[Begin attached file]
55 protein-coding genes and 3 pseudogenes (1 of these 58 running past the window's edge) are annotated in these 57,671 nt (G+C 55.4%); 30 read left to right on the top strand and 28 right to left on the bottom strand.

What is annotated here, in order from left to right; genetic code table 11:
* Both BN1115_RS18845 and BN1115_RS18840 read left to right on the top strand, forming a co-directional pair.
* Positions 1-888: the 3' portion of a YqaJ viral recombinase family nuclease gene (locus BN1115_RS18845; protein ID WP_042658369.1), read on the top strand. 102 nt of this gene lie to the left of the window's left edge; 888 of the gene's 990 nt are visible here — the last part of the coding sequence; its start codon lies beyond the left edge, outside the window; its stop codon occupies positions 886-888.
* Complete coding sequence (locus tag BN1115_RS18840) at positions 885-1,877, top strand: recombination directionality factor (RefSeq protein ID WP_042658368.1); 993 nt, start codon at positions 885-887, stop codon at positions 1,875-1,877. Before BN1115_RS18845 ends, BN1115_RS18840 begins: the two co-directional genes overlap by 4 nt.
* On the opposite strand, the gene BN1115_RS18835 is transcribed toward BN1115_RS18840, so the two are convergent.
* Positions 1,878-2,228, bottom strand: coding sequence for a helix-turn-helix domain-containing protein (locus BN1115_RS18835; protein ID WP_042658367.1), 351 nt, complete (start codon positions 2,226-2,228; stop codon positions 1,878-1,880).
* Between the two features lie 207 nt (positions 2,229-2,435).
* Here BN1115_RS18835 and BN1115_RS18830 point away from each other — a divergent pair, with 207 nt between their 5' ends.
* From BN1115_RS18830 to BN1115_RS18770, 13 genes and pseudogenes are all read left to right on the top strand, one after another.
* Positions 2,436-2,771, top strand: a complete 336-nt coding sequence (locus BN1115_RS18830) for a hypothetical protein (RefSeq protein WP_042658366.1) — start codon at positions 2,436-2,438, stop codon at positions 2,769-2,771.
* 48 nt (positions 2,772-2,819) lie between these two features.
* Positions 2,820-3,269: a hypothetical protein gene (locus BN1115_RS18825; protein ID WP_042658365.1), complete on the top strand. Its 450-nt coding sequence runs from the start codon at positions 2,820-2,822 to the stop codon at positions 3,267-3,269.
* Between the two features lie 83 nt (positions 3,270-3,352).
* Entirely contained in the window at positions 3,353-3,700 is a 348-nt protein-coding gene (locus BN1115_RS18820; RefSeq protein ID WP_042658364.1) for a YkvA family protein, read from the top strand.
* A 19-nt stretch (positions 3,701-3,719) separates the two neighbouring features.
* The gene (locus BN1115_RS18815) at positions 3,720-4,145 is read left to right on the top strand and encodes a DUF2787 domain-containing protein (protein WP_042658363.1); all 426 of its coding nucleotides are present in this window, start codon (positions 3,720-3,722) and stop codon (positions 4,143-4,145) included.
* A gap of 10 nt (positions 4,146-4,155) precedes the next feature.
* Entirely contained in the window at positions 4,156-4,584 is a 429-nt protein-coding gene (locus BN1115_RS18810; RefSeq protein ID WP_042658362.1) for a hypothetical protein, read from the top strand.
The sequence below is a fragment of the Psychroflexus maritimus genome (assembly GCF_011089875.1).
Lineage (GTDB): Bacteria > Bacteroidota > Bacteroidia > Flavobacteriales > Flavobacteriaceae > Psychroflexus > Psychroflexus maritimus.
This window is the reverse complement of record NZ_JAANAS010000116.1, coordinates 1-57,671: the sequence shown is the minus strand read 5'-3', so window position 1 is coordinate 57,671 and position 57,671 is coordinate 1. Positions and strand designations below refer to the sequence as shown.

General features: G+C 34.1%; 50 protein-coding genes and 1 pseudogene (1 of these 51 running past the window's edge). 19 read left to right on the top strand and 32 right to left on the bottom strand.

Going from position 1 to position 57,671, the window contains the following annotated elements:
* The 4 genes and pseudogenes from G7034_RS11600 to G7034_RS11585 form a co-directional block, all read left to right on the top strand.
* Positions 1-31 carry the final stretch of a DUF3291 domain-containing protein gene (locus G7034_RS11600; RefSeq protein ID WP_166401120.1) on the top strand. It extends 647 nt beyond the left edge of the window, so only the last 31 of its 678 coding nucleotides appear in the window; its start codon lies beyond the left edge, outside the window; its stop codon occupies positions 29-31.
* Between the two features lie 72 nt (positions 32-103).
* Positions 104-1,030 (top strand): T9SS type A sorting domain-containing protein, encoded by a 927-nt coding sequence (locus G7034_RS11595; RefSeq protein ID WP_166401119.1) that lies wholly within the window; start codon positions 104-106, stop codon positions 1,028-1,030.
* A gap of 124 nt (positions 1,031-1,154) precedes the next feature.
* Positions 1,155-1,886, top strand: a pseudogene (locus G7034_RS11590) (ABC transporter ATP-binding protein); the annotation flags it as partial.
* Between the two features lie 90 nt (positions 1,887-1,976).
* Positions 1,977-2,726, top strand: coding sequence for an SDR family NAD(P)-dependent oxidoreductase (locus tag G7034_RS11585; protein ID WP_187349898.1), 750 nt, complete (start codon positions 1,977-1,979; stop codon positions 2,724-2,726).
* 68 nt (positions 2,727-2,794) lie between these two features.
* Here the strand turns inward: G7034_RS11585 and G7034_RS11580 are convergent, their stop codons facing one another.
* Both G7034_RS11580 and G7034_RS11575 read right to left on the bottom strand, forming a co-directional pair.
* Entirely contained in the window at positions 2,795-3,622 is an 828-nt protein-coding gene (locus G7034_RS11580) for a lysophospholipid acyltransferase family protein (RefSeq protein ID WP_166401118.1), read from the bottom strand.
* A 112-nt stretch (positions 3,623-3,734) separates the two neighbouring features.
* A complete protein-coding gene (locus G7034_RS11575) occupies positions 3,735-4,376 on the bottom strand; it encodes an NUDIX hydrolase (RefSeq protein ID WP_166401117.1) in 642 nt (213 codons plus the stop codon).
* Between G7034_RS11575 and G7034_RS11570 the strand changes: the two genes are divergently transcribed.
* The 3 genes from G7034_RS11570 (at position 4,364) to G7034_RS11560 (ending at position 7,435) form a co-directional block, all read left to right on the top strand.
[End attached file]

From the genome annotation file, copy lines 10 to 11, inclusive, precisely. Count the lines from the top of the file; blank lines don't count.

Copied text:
* From BN1115_RS18830 to BN1115_RS18770, 13 genes and pseudogenes are all read left to right on the top strand, one after another.
* Positions 2,436-2,771, top strand: a complete 336-nt coding sequence (locus BN1115_RS18830) for a hypothetical protein (RefSeq protein WP_042658366.1) — start codon at positions 2,436-2,438, stop codon at positions 2,769-2,771.